When we talk about racism, the examples that come to mind for most people are often overt forms of racism – slurs, hate crimes, anti-immigrant propaganda, and more. However, racism can manifest in many different ways, and some forms are harder to recognize than others. By learning to identify where and how different types of racism can manifest, we can better understand how to unlearn our own biases and work to undo the racist ideology built into the foundations of our country.
Internalized racism is when a person believes negative messages about their own, and other’s, cultures and races. All racism is harmful, but this one is especially toxic; internalizing this oppression results in self-devaluation, resignation, and feelings of hopelessness. Examples include:
- Viewing white as "the norm" or the “ideal.”
- Valuing white or light skin over dark skin and trying to lighten skin color through surgery, harmful skin products, or other means.
- Trying to get rid of all "ethnic" features that don't fit Eurocentric beauty standards.
- Increased levels of self-loathing, shame, and rejection of one’s own identity and/or culture.
- Hostility and prejudice against members of one’s own race or other marginalized people.
Interpersonal racism (also called Personally Mediated racism) occurs when a person’s conscious or subconscious racial bias influences their interactions and perceptions of other people. This is the form of racism that most people are familiar with, as it is one of the most overt forms, and can range from microaggressions to the use of slurs or even physical violence. This bias is often informed by stereotypes and misinformation, and results in a lack of respect, suspicion, avoidance, and dehumanization of people because of their race. Some examples of interpersonal racism include:
- The use of racial slurs or similar hate speech against an individual or group of people.
- Complimenting BIPOC individuals on their English with the assumption that they wouldn’t speak well because of their race.
- Attacks against Asian Americans in response to COVID-19 being called “ the China Virus."
- Shopkeepers or security guards following BIPOC shoppers assuming they’re a shoplifter.
- Claims that immigrant workers steal American jobs.
Institutionalized racism (also called Systemic racism) refers to the implicit or explicit rules and regulations within an organization that discriminate against marginalized communities. Often, this manifests as bias for or against certain groups of people because of stereotypes based on their perceived race or ethnicity. Here are some examples found within specific institutions:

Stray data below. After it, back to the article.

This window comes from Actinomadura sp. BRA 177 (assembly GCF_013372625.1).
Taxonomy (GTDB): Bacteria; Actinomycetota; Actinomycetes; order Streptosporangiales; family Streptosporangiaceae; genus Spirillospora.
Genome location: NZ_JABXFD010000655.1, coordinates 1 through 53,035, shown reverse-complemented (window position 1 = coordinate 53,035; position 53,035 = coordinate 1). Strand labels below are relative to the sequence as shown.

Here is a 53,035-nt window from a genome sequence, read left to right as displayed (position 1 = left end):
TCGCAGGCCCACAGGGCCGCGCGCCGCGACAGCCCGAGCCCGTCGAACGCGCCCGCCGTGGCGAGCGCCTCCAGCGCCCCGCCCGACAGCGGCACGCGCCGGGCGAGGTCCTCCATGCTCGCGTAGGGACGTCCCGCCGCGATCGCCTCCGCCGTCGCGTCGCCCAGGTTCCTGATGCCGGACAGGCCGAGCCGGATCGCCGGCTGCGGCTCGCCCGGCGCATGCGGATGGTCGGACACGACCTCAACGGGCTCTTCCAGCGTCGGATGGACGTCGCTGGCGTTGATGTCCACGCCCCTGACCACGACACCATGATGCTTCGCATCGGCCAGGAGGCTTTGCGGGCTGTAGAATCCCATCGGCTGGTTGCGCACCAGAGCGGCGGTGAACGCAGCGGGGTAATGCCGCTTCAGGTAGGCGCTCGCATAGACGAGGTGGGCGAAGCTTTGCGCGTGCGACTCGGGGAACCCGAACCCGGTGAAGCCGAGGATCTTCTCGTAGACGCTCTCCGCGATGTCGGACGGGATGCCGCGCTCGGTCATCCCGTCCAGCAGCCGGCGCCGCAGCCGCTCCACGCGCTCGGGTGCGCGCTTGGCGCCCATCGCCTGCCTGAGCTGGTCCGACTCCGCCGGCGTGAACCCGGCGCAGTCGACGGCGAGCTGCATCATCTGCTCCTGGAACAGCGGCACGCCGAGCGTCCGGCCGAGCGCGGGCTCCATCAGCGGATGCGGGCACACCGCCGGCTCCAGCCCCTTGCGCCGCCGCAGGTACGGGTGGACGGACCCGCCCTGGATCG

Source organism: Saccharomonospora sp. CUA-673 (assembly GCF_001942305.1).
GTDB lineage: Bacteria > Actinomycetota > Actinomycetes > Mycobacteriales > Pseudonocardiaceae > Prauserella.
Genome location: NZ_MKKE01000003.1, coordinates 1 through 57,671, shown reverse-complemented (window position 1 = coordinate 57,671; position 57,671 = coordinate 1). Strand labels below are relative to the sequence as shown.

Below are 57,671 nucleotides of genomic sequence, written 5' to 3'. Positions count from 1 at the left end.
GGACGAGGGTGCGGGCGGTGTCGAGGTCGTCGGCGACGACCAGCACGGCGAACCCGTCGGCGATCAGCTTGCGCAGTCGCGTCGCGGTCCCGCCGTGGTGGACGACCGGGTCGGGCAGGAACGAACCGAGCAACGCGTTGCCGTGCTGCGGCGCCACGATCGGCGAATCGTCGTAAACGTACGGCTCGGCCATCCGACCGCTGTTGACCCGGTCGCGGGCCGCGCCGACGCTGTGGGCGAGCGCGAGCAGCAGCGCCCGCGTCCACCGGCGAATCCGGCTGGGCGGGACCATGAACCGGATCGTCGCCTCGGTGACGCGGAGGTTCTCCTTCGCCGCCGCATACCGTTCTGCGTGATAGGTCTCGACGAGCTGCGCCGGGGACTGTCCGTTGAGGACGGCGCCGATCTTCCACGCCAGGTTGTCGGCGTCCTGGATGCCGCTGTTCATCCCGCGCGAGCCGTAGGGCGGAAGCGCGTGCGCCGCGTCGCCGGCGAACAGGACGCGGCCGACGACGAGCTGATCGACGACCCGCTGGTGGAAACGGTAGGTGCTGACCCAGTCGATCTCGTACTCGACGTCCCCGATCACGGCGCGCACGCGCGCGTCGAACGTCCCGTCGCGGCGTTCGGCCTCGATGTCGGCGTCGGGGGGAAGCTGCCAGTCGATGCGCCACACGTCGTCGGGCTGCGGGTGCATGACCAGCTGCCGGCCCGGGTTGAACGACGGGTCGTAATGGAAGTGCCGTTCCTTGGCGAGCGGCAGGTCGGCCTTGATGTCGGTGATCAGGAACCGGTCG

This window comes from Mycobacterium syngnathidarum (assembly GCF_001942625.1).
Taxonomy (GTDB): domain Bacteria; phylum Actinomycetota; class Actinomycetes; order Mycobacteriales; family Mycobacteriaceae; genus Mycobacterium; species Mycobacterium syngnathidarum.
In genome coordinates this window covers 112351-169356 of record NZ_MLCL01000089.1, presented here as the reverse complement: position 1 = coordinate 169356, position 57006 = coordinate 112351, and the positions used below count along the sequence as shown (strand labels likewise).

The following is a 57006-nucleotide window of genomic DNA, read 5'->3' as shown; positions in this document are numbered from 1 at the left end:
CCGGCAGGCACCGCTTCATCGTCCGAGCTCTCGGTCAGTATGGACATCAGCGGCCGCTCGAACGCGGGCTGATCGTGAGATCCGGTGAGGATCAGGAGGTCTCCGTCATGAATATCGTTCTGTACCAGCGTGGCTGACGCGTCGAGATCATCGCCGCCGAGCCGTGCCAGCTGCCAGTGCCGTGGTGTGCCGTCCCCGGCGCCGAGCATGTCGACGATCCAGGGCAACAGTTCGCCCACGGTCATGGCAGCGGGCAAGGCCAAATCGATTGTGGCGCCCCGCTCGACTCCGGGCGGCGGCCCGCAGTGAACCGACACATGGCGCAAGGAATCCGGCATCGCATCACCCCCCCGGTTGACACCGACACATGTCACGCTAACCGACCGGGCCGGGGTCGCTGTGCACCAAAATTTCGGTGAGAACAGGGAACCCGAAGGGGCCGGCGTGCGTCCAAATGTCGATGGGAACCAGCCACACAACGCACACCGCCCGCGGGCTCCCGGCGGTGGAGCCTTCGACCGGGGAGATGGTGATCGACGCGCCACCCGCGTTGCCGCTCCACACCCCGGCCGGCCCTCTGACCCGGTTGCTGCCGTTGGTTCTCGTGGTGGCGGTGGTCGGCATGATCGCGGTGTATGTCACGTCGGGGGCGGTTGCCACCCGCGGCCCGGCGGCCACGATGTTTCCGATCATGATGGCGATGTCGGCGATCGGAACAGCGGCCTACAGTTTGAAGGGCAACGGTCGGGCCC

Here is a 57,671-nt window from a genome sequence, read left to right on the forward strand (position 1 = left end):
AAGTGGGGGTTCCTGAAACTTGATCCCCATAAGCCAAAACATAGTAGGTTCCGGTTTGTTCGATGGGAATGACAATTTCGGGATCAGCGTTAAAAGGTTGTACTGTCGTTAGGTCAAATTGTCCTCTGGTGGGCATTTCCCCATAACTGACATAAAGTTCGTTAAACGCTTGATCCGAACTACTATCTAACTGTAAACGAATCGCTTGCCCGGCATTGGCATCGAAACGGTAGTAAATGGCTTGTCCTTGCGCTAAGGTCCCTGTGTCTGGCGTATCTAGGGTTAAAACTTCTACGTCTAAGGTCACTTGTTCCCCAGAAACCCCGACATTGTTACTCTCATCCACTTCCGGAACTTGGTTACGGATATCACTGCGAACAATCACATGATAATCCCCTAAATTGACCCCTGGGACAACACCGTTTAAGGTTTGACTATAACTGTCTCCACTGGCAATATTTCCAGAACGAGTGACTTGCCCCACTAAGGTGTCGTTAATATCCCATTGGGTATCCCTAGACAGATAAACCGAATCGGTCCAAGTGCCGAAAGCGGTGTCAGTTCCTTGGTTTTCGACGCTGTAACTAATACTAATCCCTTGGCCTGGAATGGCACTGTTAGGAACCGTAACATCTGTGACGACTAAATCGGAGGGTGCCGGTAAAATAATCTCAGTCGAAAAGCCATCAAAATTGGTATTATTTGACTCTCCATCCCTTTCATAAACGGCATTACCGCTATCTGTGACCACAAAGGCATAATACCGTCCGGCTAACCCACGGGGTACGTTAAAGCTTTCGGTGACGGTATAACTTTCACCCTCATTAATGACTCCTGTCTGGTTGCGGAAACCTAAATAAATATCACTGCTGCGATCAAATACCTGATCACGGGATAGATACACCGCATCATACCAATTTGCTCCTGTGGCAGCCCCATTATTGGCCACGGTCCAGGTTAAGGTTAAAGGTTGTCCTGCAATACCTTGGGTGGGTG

- Doctors are more likely to favor white patients over Black patients and stereotype Black patients as “difficult” or more likely to be medically non-compliant.
- BIPOC patients, particularly BIPOC women, receive poorer medical care than white patients, and their medical concerns are more likely to be dismissed or ignored.
- The Workforce
- People with common “white” names are more likely to be hired than people with “ethnic” or non-“Americanized” names.
- Applicants with dreadlocks are often seen as “unprofessional” and are less likely to be hired because of their hairstyle (a practice which was unfortunately ruled as legal by the U.S. Court of Appeals in 2016).
- The Criminal Justice System
- Police officers are more likely to stop or detain BIPOC civilians, particularly Black men, than white ones.
- Statistically, police officers are more likely to shoot an unarmed Black suspect than a white one. This is referred to as the “shooter bias.”
- Black men receive longer sentences than white men who commit the same crime.
Structural Racism refers to biased laws, policies, or practices that restrict people’s access to services, opportunities, and resources because of their race. This structural bias has compounding effects on people’s families, employment, mental and physical health, interactions with the criminal justice system, and beyond. Specific examples include:
- Policies that allow K-12 students to be arrested on campus – a disproportionate amount of whom are Black or Hispanic – result in long-lasting trauma for these young kids and teens.
- Police brutality creates higher levels of stress, anxiety, and depression amongst Black and Latinx communities.
- Racial and ethnic disparities in health insurance coverage resulted in Black, Hispanic/Latinx, and Native American people having the highest number of cases, hospitalizations, and deaths during the peak of the COVID-19 pandemic.
Though it’s easier to view racism as an external force we must continually fight against, it’s important that we recognize there are some forms that manifest within. Racism must be solved as a community, but we must also confront and consider our own internal biases as well in order to create lasting change.
Take collective action for equity and learn more about structural and systematic racism at YWCA's upcoming Stand Against Racism Event.
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